Date of Award


Document Type

Open Access Thesis





First Advisor

Michael Kirkwood House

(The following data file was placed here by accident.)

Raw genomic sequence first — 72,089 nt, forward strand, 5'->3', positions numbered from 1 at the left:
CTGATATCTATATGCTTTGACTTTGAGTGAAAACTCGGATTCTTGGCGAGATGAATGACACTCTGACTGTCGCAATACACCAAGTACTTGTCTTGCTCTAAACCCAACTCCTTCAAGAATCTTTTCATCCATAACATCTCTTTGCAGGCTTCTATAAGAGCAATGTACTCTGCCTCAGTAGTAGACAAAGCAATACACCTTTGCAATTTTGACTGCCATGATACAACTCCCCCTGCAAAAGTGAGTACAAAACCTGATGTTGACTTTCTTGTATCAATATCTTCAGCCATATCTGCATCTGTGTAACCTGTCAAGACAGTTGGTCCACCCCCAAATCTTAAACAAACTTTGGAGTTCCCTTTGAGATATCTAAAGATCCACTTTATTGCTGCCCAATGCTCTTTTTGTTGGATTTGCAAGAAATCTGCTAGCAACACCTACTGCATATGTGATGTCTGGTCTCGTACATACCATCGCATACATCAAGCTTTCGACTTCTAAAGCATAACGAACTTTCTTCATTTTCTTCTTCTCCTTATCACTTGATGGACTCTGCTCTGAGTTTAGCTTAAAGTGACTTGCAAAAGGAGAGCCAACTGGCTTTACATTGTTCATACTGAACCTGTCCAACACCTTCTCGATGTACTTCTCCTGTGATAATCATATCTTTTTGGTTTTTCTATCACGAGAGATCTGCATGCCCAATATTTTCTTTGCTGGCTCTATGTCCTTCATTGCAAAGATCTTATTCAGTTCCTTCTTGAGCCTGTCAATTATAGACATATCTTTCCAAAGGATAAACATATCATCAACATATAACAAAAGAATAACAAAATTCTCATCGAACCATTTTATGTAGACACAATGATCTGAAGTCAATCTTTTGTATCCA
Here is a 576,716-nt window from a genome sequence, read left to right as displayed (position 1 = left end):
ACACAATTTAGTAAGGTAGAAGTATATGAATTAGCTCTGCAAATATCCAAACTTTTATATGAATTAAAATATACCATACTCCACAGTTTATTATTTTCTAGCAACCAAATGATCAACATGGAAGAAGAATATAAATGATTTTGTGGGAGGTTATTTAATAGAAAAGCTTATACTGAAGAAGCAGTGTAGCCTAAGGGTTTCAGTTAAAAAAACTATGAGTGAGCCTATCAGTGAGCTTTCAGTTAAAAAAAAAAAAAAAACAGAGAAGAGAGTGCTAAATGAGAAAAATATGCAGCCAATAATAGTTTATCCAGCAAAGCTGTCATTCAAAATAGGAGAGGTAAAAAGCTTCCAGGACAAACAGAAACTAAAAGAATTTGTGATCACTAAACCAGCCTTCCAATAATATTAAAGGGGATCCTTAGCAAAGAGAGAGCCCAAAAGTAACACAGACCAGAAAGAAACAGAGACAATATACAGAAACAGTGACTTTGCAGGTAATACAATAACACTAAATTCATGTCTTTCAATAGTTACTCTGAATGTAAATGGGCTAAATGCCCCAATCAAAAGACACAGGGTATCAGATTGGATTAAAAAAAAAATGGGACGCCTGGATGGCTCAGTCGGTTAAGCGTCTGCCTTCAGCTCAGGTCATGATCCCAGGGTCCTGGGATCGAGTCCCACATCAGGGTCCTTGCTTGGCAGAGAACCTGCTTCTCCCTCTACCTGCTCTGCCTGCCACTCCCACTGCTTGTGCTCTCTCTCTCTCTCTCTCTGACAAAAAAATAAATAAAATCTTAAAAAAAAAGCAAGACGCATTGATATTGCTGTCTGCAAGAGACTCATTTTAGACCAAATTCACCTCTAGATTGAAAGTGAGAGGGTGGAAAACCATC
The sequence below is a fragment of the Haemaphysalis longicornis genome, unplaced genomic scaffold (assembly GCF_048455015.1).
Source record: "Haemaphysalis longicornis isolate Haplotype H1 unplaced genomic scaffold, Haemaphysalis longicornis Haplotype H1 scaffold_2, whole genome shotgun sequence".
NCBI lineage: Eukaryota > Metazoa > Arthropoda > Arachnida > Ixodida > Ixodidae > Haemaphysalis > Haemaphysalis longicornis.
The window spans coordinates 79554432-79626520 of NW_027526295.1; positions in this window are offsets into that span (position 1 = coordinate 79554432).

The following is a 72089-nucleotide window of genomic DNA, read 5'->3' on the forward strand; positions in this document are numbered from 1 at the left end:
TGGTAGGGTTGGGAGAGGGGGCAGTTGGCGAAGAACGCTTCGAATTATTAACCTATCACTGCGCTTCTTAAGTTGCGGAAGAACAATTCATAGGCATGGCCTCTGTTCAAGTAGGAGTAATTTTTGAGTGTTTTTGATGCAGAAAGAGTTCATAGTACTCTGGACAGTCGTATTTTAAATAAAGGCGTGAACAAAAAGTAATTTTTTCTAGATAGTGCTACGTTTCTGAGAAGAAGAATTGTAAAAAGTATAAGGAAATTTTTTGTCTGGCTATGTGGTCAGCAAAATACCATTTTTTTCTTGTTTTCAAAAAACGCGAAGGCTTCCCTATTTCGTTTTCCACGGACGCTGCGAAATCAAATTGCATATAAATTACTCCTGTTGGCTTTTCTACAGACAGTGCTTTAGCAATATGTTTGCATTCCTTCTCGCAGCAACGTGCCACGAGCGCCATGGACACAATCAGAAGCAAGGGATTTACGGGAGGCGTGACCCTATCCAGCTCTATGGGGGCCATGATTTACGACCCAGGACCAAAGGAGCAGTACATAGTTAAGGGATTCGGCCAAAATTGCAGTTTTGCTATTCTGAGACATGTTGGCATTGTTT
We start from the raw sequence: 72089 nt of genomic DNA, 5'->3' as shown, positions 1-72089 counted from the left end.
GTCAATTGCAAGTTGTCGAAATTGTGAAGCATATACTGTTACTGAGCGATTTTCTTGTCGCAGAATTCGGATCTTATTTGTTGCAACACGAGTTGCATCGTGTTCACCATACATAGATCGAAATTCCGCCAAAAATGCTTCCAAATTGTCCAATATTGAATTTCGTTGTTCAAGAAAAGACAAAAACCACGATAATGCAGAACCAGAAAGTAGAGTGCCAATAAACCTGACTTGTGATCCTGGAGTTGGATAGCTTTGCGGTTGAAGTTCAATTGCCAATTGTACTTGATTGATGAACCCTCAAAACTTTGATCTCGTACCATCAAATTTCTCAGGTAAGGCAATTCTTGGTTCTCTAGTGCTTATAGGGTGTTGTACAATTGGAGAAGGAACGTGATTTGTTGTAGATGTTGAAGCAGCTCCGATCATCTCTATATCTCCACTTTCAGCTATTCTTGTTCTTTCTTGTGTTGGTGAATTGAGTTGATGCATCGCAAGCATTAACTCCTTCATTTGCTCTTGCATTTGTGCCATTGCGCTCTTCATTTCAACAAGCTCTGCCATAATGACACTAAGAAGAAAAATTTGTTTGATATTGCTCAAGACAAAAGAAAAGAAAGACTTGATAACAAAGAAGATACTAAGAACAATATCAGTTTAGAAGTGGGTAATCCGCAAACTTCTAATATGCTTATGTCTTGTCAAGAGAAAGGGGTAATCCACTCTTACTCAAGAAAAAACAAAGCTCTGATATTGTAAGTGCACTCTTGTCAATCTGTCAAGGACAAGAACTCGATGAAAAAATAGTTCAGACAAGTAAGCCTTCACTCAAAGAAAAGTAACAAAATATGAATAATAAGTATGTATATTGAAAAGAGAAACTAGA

The “long nineteenth century” was subject to various social, economic, political and cultural changes that were propelled by the Enlightenment and industrialization. This alteration of human life also had a physical dimension. It generated new bodypolitics and conceptions of labor which had a significant impact on the human body. This project is concerned with the changing experience of human physicality in the long nineteenth century and how it is reflected in German literature of the time. I study the trope of the body in Gerhart Hauptmann’s Die Weber, Georg Büchner’s Woyzeck and Franz Kafka’s Die Verwandlung. I reveal how the constructed individual and collective bodies in these texts become sites of social, economic, political and cultural conflicts. By constructing, reconstructing and deconstructing human physicality, they negotiate and delineate the boundaries of human existence. Moreover, I show how these images of human physicality point back at and criticize the societies that produced them. All three texts construct an intertextual body which draws a bleak image of the human condition at the time. Human physicality in the modern age reveals itself as being in a state of denial, disappropriation and dehumanization. In response to this, all three texts demand a sociopolitical reappropriation of the human body on an individual as well as collective level. This thesis raises awareness of a significant yet understudied subject in German literature and provides a starting point for further research in this field.